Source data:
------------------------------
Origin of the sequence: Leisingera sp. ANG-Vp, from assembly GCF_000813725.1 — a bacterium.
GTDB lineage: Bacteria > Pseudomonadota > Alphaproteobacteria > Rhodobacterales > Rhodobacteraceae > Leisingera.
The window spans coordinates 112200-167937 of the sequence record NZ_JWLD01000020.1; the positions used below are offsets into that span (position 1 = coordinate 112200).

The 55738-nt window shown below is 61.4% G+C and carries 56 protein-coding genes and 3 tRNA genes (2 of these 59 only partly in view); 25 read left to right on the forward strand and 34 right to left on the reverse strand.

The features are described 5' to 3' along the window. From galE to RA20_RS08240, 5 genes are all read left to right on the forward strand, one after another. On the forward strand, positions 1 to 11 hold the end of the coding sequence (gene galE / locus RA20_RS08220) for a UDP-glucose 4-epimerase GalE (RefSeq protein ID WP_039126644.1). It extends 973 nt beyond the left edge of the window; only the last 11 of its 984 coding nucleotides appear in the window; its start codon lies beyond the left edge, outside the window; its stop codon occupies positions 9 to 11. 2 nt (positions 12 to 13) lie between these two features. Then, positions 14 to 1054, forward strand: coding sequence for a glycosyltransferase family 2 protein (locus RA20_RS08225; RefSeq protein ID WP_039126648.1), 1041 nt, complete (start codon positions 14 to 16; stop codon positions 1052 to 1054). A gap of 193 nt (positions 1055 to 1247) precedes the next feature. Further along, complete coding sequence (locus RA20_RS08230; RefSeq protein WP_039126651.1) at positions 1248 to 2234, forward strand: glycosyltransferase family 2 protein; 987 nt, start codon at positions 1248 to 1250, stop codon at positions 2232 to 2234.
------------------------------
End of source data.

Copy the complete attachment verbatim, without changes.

Origin of the sequence: Leisingera sp. ANG-Vp, from assembly GCF_000813725.1 — a bacterium.
GTDB lineage: Bacteria > Pseudomonadota > Alphaproteobacteria > Rhodobacterales > Rhodobacteraceae > Leisingera.
The window spans coordinates 112200-167937 of the sequence record NZ_JWLD01000020.1; the positions used below are offsets into that span (position 1 = coordinate 112200).

The 55738-nt window shown below is 61.4% G+C and carries 56 protein-coding genes and 3 tRNA genes (2 of these 59 only partly in view); 25 read left to right on the forward strand and 34 right to left on the reverse strand.

The features are described 5' to 3' along the window. From galE to RA20_RS08240, 5 genes are all read left to right on the forward strand, one after another. On the forward strand, positions 1 to 11 hold the end of the coding sequence (gene galE / locus RA20_RS08220) for a UDP-glucose 4-epimerase GalE (RefSeq protein ID WP_039126644.1). It extends 973 nt beyond the left edge of the window; only the last 11 of its 984 coding nucleotides appear in the window; its start codon lies beyond the left edge, outside the window; its stop codon occupies positions 9 to 11. 2 nt (positions 12 to 13) lie between these two features. Then, positions 14 to 1054, forward strand: coding sequence for a glycosyltransferase family 2 protein (locus RA20_RS08225; RefSeq protein ID WP_039126648.1), 1041 nt, complete (start codon positions 14 to 16; stop codon positions 1052 to 1054). A gap of 193 nt (positions 1055 to 1247) precedes the next feature. Further along, complete coding sequence (locus RA20_RS08230; RefSeq protein WP_039126651.1) at positions 1248 to 2234, forward strand: glycosyltransferase family 2 protein; 987 nt, start codon at positions 1248 to 1250, stop codon at positions 2232 to 2234.